I might have the three best songs checked so they get synced to my iPod, and when I go to play the full album in iTunes, it will only play those three songs, unless I check the others. If I do that, however, the next time I sync the iPod, those other tracks will get copied. Even if I create a playlist, it will skip the unchecked songs, so the only way to listen to music that I don’t want on my iPod is to check the boxes and hope to remember to uncheck them again.

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Creating complex smart playlists in iTunes

Kirk McElhearn Senior Contributor, Macworld

Senior contributor Kirk McElhearn (@mcelhearn) writes The iTunes Guy column and about Macs, music, and more on his blog Kirkville. He's also the author of Take Control of iTunes 10: The FAQ.
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Creating playlists in iTunes can be as simple as dragging a few songs, or as complex as creating smart playlists that refer to other playlists and use nested conditions to pick songs that meet specific criteria. In this week’s column, I answer three questions to show just how complex smart playlists can be. While perhaps not the same as the smart playlists you want to make, they are good examples of the complexity that is available with smart playlists in iTunes.

Q: I have a collection of jazz music that is bigger than a single 160GB iPod classic can hold. In total, I have over 6800 albums on four iPods, so I will soon face this problem for other genres too. How can I easily set up two 160GB iPods to hold only jazz music, such as having artists with names from A to L on one and M to Z on another?

The easiest way to do this is set up each iPod to sync a single playlist, and to create two standard (not smart) playlists by dragging all the music from the first group of artists to one playlist, and all the music of the second group to the other.

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Renaming files, wireless syncing, and matching music ripped from vinyl

Kirk McElhearn Senior Contributor, Macworld

Senior contributor Kirk McElhearn (@mcelhearn) writes The iTunes Guy column and about Macs, music, and more on his blog Kirkville. He's also the author of Take Control of iTunes 10: The FAQ.
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In this week’s installment, the iTunes Guy looks at renaming files, syncing iOS devices wirelessly, matching music ripped from vinyl, and a couple of questions about tags and file names.

Q: I’ve set up iTunes to sync my iPhone and iPad wirelessly. I find that if I open iTunes with my iPhone or iPad already on, it does not appear in iTunes. I then have to reboot the iPhone or iPad for it to appear. Is there a simpler solution?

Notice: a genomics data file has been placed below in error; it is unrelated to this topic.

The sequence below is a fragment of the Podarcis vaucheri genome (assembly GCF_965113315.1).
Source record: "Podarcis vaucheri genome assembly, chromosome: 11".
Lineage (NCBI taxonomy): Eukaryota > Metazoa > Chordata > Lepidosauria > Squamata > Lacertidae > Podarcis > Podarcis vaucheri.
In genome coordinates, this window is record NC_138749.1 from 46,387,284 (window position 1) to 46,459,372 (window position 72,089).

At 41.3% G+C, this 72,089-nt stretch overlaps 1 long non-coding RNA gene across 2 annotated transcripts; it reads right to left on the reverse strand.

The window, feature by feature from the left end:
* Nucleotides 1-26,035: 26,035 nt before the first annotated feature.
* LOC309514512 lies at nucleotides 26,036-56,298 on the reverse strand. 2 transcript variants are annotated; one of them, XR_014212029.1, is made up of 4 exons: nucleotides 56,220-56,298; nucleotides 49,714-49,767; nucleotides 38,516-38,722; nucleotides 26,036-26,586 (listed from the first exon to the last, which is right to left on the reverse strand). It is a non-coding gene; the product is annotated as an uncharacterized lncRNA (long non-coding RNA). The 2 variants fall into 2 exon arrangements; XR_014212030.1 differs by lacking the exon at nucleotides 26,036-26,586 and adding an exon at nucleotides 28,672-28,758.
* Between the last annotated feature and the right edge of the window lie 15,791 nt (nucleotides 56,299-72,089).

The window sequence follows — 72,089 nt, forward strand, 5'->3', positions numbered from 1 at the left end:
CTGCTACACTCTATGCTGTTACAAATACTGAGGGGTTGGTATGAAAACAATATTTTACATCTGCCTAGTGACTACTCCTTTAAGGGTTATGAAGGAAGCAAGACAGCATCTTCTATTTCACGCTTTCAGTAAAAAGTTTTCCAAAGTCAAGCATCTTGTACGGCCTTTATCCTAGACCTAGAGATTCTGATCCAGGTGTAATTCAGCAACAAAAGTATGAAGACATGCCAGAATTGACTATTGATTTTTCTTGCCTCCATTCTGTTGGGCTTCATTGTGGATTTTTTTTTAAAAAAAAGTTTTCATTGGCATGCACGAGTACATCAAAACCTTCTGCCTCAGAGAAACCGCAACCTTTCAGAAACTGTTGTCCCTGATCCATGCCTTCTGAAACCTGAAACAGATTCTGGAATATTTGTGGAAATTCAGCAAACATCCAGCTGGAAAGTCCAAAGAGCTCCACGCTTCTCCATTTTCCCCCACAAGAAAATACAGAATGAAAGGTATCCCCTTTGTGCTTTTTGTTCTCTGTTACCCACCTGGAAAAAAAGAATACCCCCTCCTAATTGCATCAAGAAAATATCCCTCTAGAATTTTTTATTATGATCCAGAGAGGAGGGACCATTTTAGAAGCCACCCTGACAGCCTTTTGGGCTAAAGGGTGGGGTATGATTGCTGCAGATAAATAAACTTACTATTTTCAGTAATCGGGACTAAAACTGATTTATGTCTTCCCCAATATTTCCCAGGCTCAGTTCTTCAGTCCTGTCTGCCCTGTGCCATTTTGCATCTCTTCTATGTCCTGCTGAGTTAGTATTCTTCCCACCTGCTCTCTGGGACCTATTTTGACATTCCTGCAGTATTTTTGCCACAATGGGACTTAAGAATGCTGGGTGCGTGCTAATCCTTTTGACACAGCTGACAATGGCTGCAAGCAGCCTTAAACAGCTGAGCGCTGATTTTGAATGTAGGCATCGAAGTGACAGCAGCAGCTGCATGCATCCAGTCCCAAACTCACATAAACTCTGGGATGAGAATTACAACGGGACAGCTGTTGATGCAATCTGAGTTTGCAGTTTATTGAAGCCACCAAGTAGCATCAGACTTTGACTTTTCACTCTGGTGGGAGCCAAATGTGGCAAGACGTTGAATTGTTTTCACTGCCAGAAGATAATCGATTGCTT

Tap Sync Now to launch a Wi-Fi sync with iTunes.
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Find missing podcast playlists, replace converted songs in playlists, and more

Kirk McElhearn Senior Contributor, Macworld

Senior contributor Kirk McElhearn (@mcelhearn) writes The iTunes Guy column and about Macs, music, and more on his blog Kirkville. He's also the author of Take Control of iTunes 10: The FAQ.
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Sometimes the iTunes Guy gets questions where the only answer is, “sorry, you can’t”. This week’s column covers a couple of questions with no solutions, along with some that do have answers. Learn about finding missing podcast playlists, replacing converted songs in their playlists, and more.

Q: I have a lot of songs in MP3 format, and have started converting them to AAC format to save space on my computer. When doing so, iTunes creates a duplicate version of the song in AAC format, leaving behind the MP3 file. When I delete the MP3 from within iTunes, it removes the songs from all my playlists. I would like to simply convert the song to AAC format, replacing the old MP3 format so that the playlists now reference the AAC version of the song and not the MP3. Is this possible?

Putting aside the fact that I don’t usually suggest converting from one lossy audio file type to another, no, iTunes considers each file to be unique. When you convert a file, you then have two files, and it wouldn’t make sense to add the new files to a playlist, in case you wanted to keep them both. (Because you most likely wouldn’t want two copies of the songs in the playlists.)